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In the heart of Burkina Faso, families are taking action to halt the deterioration of the rural Sahel. Wooded boundary areas help reconfigure the poorly-managed landscape, challenging extensive farming techniques and reinstating more efficient methods in harmony with the local environment.
Rural landscapes in the Sahel are maltreated and damaged: bush fires, unregulated wood-cutting and over-grazing are exhausting the soil, harming the region’s biodiversity and pauperising the local population. The development of jointly owned wooded boundary areas tackles the problem as a whole. The technique was first implemented by a pilot farm in Guié, in the 1990s. In recent years, the not-for-profit association SEL has supported the farm’s project to install new wooded boundary zones elsewhere. The project involves land consolidation over a specified area. Hedges, low dykes and ponds protect vegetation, crops and livestock, and collect rainwater in dedicated plots. The technique promotes soil regeneration, structures the landscape and enhances crop yields. The scheme pays careful attention to the preservation of the local environment, with a three-pronged approach: experimentation with new farming techniques, training for qualified workers and direct support for local agriculturalists.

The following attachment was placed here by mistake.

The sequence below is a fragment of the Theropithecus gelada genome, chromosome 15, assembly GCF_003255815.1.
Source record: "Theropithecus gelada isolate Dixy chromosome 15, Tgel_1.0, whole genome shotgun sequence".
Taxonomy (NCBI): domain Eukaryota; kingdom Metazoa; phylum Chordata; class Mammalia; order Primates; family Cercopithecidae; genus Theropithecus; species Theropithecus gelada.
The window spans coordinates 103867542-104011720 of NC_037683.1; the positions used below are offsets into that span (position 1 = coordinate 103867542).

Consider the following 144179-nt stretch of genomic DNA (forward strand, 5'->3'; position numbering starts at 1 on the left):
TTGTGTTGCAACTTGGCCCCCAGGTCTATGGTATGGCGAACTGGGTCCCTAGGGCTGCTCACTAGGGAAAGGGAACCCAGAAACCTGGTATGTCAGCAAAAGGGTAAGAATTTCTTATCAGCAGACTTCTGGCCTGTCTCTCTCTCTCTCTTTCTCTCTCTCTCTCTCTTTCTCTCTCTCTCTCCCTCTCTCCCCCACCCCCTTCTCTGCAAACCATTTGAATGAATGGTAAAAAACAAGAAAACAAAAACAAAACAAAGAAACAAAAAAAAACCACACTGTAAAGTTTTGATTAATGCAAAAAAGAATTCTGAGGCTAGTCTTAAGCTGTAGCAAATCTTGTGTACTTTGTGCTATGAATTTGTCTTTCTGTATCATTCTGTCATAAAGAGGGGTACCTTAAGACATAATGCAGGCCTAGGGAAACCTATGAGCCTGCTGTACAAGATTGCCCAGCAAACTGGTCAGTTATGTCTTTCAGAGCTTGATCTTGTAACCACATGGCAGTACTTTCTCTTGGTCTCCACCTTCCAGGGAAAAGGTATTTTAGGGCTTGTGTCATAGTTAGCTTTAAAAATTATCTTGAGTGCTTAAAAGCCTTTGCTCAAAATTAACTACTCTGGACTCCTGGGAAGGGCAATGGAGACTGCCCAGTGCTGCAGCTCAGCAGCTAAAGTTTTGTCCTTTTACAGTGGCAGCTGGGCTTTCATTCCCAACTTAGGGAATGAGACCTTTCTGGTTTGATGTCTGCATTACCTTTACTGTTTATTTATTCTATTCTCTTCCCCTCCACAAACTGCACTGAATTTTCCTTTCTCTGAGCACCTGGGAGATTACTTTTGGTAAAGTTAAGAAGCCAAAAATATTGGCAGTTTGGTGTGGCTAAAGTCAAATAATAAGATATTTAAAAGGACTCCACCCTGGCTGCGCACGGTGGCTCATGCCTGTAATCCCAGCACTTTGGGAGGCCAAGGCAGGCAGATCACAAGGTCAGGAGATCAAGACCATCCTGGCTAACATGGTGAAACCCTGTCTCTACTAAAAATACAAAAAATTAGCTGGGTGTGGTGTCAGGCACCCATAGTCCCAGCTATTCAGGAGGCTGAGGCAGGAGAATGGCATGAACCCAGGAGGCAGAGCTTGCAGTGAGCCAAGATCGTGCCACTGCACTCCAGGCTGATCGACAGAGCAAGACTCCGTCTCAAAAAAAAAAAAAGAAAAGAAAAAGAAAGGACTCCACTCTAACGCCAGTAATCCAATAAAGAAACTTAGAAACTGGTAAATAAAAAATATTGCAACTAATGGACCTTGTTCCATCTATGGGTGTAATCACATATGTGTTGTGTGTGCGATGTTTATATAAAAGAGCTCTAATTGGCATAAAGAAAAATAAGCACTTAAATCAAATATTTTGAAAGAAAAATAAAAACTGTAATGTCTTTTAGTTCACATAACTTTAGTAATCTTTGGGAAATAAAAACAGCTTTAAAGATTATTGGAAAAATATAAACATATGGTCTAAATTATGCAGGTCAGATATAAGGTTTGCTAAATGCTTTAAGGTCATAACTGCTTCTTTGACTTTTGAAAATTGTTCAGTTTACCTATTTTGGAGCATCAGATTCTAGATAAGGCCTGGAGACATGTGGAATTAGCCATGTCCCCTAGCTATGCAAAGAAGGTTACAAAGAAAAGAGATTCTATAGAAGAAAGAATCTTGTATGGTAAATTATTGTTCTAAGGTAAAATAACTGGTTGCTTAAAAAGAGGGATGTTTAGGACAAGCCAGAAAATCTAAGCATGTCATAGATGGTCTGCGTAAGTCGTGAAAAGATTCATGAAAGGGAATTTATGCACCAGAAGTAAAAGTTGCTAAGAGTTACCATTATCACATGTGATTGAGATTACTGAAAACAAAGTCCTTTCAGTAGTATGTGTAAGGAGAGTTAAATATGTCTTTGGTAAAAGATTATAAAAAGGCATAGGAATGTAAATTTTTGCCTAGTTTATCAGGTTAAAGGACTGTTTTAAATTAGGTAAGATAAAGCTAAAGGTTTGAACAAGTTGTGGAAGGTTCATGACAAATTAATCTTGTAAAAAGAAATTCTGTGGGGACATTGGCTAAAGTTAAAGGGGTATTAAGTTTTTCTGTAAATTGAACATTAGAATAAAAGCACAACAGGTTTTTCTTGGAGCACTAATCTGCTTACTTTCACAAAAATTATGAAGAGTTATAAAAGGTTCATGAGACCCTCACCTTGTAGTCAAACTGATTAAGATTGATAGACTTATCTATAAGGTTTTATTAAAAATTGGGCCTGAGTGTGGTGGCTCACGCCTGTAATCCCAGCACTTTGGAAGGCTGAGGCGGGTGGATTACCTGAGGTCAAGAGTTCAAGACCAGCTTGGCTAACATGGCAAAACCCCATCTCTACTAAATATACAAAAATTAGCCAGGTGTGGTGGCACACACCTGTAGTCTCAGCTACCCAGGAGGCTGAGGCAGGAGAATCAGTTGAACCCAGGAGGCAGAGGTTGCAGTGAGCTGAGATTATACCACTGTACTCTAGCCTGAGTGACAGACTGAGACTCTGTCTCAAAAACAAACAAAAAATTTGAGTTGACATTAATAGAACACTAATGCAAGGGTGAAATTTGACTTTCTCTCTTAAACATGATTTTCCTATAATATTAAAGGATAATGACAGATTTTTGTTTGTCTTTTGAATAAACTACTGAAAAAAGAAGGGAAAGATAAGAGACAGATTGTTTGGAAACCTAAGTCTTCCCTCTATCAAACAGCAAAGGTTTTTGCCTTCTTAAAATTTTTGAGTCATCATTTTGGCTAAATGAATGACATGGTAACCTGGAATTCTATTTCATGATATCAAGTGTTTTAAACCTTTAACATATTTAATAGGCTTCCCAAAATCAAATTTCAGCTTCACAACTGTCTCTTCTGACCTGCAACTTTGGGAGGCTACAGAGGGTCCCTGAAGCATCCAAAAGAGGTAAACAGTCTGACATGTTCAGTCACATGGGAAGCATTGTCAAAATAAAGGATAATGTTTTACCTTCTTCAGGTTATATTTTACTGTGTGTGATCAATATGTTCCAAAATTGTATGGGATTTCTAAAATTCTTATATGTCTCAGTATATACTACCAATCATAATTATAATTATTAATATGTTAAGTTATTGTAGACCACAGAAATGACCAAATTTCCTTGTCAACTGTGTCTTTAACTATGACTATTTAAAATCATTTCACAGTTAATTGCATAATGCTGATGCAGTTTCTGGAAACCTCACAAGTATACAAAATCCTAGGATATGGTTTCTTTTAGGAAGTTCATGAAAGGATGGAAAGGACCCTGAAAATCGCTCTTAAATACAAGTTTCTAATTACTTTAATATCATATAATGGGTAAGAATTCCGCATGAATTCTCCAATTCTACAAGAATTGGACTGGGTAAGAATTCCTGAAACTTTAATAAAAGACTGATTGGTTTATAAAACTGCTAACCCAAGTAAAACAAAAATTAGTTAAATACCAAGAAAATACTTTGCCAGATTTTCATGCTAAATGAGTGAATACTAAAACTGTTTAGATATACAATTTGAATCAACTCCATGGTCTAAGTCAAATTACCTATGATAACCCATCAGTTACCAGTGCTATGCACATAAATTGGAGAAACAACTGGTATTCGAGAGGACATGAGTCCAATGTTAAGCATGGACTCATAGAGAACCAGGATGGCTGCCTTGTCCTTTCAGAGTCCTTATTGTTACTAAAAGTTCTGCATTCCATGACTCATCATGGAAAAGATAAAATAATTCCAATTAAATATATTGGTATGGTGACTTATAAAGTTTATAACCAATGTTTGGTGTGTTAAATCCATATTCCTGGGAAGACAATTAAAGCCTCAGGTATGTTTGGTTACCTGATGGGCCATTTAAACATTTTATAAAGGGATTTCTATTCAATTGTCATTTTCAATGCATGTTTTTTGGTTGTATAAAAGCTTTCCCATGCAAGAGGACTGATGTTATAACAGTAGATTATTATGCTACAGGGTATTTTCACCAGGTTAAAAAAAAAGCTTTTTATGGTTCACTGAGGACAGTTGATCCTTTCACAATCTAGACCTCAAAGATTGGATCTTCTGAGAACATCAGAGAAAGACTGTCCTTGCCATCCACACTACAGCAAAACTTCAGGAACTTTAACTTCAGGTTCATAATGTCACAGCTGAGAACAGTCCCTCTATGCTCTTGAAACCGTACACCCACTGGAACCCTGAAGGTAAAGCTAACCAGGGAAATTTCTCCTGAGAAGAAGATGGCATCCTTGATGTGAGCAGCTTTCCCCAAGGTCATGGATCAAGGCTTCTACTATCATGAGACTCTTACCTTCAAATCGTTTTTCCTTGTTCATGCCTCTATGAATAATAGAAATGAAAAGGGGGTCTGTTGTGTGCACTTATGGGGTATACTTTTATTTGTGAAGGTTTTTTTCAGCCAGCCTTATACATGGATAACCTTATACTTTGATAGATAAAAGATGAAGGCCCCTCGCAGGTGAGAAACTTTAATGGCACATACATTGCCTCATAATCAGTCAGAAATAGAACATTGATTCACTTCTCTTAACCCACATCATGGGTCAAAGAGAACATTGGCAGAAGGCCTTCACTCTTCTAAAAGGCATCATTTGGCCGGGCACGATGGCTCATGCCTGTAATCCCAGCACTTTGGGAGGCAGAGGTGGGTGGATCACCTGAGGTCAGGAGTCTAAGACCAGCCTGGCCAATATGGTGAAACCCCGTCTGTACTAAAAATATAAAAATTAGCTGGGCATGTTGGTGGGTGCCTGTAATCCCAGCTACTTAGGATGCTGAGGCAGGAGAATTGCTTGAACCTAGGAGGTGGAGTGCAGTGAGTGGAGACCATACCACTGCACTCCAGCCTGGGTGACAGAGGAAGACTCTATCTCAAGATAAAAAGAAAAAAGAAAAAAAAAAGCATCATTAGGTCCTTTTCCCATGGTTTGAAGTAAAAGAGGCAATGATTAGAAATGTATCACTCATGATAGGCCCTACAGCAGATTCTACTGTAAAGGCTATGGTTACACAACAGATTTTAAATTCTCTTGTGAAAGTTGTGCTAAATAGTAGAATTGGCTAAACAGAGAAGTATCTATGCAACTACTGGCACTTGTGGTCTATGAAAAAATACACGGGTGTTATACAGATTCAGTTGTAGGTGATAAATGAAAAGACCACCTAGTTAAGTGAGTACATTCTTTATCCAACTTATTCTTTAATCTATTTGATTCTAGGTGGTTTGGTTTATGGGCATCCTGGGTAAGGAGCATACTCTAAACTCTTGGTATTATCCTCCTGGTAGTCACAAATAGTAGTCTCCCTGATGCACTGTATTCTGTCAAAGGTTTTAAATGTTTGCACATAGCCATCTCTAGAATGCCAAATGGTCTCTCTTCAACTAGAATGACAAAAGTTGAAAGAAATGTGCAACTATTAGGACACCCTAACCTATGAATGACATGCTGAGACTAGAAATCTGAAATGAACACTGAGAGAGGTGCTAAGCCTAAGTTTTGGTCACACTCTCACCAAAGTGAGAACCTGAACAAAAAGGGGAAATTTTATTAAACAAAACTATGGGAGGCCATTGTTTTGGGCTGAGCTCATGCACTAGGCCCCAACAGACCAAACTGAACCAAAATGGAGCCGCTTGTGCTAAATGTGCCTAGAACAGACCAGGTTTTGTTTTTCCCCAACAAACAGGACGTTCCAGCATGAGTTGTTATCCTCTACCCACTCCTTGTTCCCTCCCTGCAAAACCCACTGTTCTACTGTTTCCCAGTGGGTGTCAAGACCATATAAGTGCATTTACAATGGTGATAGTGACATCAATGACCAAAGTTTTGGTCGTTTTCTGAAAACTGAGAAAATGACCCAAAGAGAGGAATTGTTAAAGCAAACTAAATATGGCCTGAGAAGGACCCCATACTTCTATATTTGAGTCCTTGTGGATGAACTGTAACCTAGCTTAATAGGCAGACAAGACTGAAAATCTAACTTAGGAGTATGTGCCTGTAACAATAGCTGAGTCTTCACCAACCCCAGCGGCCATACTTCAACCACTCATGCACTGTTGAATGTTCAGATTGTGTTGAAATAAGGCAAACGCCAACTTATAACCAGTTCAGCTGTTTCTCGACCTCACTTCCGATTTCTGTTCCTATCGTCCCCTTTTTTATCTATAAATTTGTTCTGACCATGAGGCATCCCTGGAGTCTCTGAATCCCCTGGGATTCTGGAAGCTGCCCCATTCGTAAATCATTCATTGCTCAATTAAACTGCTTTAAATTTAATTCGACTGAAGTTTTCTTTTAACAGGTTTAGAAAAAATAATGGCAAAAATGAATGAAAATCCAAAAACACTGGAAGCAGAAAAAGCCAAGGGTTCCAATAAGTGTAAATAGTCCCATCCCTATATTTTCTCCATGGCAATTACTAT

This reorganised approach to land management is now spreading across the region, as a vital model for rural development. In Konkoos-Raogo, a 155-hectare wooded boundary area has been created in response to a collective request from local families, prior to the establishment of a joint property fund.
The project is supported by the Fondation d’entreprise Hermès as part of the second edition of our H³ programme (Heart – Head – Hand).